So I finally caught up on ESPN’s 30 for 30 series. Last night I watched the episode from nearly two weeks ago about the XFL. It was a good episode. I enjoyed listening to the story of how the XFL came into existence and some of the behind the scene incidents that took place. One thing that did intrigue me though was at the end when it showed founders of the XFL Vince McMahon and Dick Ebersol having dinner together.
Ebersol asks McMahon, “Do you have any thoughts of trying again”?
“Yes I do,”McMahon answered without hesitation.”
“I don’t know what it would be. I don’t know if it’s gonna be another XFL or what it may be or how different I would make it. It seems like in some way it would tie in either with the NFL itself or the owners.”
Ebersol then states, “Well certainly the most adventurous owner is Jerry Jones.”
Ebersol continues, “We both know him pretty well.”
McMahon smiles and nods saying “yes.”
Ebersol then stated “You’ve just had a Wrestlemania with him. Jones is and was a real fan of what we tried to do and speaks of it even fondly still today as something that really was trying to fill a need.”
McMahon then comments back, “Why wouldn’t they want to continue with the product, and if the stadium is 25-percent full, it’s better than zip.” So you need to come out of retirement, put the headset back on.”
Ebersol grins at McMahon and says, “We’ll have to use our own money, because I don’t work at NBC anymore”
“I’ll do it with you.” McMahon says.
Ebersol responds “yeah absolutely”
Then McMahon says in closing,
“I don’t know what else we could do that the NFL isn’t doing now, but I’m sure we could find a way.”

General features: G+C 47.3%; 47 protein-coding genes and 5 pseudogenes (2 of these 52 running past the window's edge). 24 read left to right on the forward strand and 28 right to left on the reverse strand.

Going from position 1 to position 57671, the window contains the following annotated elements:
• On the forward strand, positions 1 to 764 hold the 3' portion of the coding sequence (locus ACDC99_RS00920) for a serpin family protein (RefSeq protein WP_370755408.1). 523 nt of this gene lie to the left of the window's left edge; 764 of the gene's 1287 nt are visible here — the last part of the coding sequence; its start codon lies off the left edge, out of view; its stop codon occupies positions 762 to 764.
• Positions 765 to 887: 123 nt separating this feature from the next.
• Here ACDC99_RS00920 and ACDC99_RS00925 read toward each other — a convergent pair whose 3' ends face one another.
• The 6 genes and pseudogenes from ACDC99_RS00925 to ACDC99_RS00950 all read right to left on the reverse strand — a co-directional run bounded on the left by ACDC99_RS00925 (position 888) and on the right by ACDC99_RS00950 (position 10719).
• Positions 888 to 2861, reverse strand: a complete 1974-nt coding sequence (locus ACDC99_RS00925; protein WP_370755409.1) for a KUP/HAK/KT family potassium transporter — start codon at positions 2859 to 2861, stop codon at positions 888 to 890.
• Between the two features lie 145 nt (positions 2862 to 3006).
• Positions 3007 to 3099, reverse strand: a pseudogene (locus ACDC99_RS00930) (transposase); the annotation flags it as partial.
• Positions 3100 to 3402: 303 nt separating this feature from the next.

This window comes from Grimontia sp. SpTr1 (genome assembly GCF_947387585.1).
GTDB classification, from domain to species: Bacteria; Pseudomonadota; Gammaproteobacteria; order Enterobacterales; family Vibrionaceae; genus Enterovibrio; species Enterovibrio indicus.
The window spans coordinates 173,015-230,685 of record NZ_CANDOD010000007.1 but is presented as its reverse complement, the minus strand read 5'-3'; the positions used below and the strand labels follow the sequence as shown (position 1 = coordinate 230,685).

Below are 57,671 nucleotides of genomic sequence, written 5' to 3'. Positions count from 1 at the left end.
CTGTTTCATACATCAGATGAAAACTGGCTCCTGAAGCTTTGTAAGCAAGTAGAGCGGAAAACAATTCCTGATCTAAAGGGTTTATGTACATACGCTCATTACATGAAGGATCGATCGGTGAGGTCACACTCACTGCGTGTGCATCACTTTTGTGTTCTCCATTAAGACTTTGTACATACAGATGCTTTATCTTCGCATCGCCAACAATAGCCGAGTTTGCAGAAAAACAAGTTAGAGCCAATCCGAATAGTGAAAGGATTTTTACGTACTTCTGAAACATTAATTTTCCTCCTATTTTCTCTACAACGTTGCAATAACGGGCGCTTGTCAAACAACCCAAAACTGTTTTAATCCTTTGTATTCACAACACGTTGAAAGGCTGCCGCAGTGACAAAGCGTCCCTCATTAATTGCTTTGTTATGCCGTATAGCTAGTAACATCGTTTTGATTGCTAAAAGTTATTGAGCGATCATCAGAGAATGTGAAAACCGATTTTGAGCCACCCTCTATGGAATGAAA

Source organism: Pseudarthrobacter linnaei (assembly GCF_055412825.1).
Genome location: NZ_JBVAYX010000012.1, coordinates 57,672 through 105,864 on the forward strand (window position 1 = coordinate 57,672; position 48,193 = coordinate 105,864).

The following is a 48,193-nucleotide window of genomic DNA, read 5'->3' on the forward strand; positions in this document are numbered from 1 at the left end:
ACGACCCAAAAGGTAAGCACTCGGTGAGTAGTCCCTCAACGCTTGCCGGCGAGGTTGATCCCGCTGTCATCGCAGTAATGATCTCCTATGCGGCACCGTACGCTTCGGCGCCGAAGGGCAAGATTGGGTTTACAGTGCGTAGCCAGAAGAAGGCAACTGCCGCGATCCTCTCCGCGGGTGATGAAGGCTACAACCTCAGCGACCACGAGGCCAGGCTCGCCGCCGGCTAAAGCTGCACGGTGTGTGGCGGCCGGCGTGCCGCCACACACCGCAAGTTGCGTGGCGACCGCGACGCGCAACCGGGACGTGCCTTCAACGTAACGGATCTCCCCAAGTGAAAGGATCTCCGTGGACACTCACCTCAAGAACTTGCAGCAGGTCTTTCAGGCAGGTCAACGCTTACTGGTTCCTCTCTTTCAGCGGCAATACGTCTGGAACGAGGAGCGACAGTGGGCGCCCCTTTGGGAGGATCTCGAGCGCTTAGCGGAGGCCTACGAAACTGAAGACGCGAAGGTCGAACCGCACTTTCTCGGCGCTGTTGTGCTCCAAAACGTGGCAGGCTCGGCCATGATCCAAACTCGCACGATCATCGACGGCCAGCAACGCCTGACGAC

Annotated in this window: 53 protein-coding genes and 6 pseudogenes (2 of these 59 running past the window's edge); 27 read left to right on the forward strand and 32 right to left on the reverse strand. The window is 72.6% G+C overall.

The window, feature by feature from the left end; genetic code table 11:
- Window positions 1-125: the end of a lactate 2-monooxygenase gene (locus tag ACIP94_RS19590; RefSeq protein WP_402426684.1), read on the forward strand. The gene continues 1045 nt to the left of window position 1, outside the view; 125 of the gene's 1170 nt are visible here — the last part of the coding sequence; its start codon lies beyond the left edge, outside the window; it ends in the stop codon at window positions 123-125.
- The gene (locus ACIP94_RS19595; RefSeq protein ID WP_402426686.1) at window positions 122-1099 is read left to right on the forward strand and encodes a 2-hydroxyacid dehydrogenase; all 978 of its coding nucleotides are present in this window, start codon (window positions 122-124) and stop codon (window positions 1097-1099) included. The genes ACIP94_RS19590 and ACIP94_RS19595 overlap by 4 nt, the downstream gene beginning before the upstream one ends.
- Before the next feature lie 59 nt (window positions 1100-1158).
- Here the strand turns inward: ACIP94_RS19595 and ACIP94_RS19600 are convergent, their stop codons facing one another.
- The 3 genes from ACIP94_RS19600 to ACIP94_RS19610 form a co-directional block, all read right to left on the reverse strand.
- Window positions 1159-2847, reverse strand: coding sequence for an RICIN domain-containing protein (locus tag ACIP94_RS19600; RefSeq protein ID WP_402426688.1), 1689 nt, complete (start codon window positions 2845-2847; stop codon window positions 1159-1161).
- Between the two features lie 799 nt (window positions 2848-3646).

While that was probably wishful thinking, one has to ask, could the XFL make a Comback? It’s possible, but I don’t think so. The XFL by far underachieved expectations. It’s hard to imagine a league filled with a bunch of players that couldn’t make an NFL roster or they would’ve been playing in the NFL. The quality did get a little better, but the majority of the games were boring. The pro wrestling feel didn’t help matters much either. Wrestling is very physical, probably equal to or more physical than football, but it’s scripted. I think a lot of people are reluctant that McMahon could create a league that wasn’t scripted of some sorts as well. Plus, there is another league, a four team west coast league that will be catering to younger players kicking off in 2018 so it would most likely be bad timing.
The XFL did revolutionize part of the game we see on Sunday’s today. The sky cam was brilliant. Not everything in the XFL was bad. Who didn’t love those nicknames that were on the back of the jerseys? Nicknames like “He Hate Me” or “Deathblow” and even “Teabagger”. Yes, one guy was nicknamed “Teabagger.” I even praised McMahon with some, but not all of the rule differences he put in place. The opening scramble was far more entertaining than a coin toss. The overtime rules needed tweaked, but was by far better than the NFL’s sudden death. And the commentating was decent. Who wouldn’t love a game being called by Jesse Ventura and good ole JR? It had potential, but ended up failing miserably.
So what caused this league to fail? It was promoted and sold so strongly that millions of people were excited to see it. Surprisingly, 54 million people tuned in to watch the inaugural game. So why did the XFL not catch on and everyone lost interest? It was because McMahon acted way too fast. McMahon’s vision of a new football league sounded great, but like every major project, it needs proper planning and McMahon was just too anxious to bring the XFL to life. Coaches stated that they didn’t even have the complete rule book until days before the opening game. The players were rushed through a small scale training camp and only four teams had exhibition games. Acting to hastily is the reason the game performance was lackluster and why the XFL didn’t catch on. Players didn’t have the time it takes to prepare and get ready. These were guys that couldn’t make the NFL. They needed more time to develop. McMahon pushed the XFL too quickly.
If McMahon can be patient, focus on a valid game plan, and secure another television agreement, then you may see the XFL or a similar league fill the void That the NFL leaves after the Super Bowl in February.
So was the conversation just wishful thinking between to old friends or would McMahon give it another shot? Maybe we’ll find out that answer sometime down the road.